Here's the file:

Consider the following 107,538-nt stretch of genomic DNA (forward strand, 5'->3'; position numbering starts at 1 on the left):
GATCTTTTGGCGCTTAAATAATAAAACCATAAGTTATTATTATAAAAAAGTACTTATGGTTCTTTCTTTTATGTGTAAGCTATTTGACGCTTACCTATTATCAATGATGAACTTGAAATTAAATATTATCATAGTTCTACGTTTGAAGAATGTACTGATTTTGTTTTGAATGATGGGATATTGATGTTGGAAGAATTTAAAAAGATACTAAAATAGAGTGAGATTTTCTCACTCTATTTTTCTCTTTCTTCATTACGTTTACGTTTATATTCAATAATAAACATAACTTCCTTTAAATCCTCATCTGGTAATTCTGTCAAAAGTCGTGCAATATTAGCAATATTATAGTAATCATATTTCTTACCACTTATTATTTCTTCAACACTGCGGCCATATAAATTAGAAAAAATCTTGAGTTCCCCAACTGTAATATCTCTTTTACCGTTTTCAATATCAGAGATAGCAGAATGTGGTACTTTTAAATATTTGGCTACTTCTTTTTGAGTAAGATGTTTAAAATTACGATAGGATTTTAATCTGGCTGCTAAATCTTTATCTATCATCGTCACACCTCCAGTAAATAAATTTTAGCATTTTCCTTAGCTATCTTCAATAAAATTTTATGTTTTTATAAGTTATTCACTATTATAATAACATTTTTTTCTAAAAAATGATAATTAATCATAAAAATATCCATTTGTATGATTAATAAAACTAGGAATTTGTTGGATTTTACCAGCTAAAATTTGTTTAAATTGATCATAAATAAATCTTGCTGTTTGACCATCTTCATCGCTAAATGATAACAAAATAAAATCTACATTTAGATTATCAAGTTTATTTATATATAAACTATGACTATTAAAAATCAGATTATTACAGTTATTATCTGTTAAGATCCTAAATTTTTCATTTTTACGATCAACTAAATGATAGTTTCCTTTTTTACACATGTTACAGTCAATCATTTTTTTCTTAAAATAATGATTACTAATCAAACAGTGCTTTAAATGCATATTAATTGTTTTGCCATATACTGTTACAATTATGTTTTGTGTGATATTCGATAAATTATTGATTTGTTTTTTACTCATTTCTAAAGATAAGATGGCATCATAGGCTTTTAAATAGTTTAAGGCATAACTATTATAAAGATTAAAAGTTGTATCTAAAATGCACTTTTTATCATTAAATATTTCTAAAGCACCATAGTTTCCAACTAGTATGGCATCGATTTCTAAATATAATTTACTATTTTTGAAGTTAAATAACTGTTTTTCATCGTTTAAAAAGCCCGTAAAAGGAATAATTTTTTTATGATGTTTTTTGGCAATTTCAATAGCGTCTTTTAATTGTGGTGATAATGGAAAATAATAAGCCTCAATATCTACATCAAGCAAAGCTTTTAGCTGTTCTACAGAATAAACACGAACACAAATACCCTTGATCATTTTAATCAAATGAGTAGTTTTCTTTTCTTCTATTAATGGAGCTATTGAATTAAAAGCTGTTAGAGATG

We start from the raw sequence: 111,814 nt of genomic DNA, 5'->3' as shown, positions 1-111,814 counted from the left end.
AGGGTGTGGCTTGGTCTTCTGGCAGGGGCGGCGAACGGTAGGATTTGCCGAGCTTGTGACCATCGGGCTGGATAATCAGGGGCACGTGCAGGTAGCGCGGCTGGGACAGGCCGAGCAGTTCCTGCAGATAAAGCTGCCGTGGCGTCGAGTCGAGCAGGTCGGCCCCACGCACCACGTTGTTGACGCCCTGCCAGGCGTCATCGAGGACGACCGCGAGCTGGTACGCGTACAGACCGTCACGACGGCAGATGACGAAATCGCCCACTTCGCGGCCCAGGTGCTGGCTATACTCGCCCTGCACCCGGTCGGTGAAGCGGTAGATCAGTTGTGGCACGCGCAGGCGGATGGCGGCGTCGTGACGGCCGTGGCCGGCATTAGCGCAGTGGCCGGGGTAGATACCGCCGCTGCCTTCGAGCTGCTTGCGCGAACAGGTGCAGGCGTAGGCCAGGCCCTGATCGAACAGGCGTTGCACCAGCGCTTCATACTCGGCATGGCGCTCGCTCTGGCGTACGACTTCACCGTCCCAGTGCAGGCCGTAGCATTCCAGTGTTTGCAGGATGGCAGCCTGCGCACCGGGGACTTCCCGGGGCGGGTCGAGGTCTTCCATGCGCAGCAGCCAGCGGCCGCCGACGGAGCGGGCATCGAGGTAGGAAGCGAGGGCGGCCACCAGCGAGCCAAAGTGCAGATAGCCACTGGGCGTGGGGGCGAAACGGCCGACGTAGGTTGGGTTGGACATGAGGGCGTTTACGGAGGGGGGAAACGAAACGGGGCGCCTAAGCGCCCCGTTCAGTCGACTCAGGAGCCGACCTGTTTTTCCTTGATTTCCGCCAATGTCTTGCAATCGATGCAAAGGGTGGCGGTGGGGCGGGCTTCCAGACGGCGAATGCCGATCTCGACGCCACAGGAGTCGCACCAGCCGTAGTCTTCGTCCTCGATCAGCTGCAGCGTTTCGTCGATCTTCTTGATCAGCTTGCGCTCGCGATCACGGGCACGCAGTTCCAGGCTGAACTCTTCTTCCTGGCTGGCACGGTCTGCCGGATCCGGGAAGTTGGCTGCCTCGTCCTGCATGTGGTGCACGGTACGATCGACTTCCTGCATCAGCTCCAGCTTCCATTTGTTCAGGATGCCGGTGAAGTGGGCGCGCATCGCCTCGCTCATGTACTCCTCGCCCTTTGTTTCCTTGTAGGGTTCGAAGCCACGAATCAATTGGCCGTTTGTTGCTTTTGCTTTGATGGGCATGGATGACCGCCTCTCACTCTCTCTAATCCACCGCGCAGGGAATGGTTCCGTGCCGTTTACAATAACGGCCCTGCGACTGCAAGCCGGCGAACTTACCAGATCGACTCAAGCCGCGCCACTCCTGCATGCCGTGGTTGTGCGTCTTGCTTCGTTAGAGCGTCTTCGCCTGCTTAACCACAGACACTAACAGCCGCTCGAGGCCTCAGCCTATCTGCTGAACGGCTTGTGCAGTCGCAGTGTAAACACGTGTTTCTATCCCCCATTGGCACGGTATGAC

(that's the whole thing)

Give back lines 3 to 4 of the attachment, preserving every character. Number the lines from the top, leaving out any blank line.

We start from the raw sequence: 111,814 nt of genomic DNA, 5'->3' as shown, positions 1-111,814 counted from the left end.
AGGGTGTGGCTTGGTCTTCTGGCAGGGGCGGCGAACGGTAGGATTTGCCGAGCTTGTGACCATCGGGCTGGATAATCAGGGGCACGTGCAGGTAGCGCGGCTGGGACAGGCCGAGCAGTTCCTGCAGATAAAGCTGCCGTGGCGTCGAGTCGAGCAGGTCGGCCCCACGCACCACGTTGTTGACGCCCTGCCAGGCGTCATCGAGGACGACCGCGAGCTGGTACGCGTACAGACCGTCACGACGGCAGATGACGAAATCGCCCACTTCGCGGCCCAGGTGCTGGCTATACTCGCCCTGCACCCGGTCGGTGAAGCGGTAGATCAGTTGTGGCACGCGCAGGCGGATGGCGGCGTCGTGACGGCCGTGGCCGGCATTAGCGCAGTGGCCGGGGTAGATACCGCCGCTGCCTTCGAGCTGCTTGCGCGAACAGGTGCAGGCGTAGGCCAGGCCCTGATCGAACAGGCGTTGCACCAGCGCTTCATACTCGGCATGGCGCTCGCTCTGGCGTACGACTTCACCGTCCCAGTGCAGGCCGTAGCATTCCAGTGTTTGCAGGATGGCAGCCTGCGCACCGGGGACTTCCCGGGGCGGGTCGAGGTCTTCCATGCGCAGCAGCCAGCGGCCGCCGACGGAGCGGGCATCGAGGTAGGAAGCGAGGGCGGCCACCAGCGAGCCAAAGTGCAGATAGCCACTGGGCGTGGGGGCGAAACGGCCGACGTAGGTTGGGTTGGACATGAGGGCGTTTACGGAGGGGGGAAACGAAACGGGGCGCCTAAGCGCCCCGTTCAGTCGACTCAGGAGCCGACCTGTTTTTCCTTGATTTCCGCCAATGTCTTGCAATCGATGCAAAGGGTGGCGGTGGGGCGGGCTTCCAGACGGCGAATGCCGATCTCGACGCCACAGGAGTCGCACCAGCCGTAGTCTTCGTCCTCGATCAGCTGCAGCGTTTCGTCGATCTTCTTGATCAGCTTGCGCTCGCGATCACGGGCACGCAGTTCCAGGCTGAACTCTTCTTCCTGGCTGGCACGGTCTGCCGGATCCGGGAAGTTGGCTGCCTCGTCCTGCATGTGGTGCACGGTACGATCGACTTCCTGCATCAGCTCCAGCTTCCATTTGTTCAGGATGCCGGTGAAGTGGGCGCGCATCGCCTCGCTCATGTACTCCTCGCCCTTTGTTTCCTTGTAGGGTTCGAAGCCACGAATCAATTGGCCGTTTGTTGCTTTTGCTTTGATGGGCATGGATGACCGCCTCTCACTCTCTCTAATCCACCGCGCAGGGAATGGTTCCGTGCCGTTTACAATAACGGCCCTGCGACTGCAAGCCGGCGAACTTACCAGATCGACTCAAGCCGCGCCACTCCTGCATGCCGTGGTTGTGCGTCTTGCTTCGTTAGAGCGTCTTCGCCTGCTTAACCACAGACACTAACAGCCGCTCGAGGCCTCAGCCTATCTGCTGAACGGCTTGTGCAGTCGCAGTGTAAACACGTGTTTCTATCCCCCATTGGCACGGTATGAC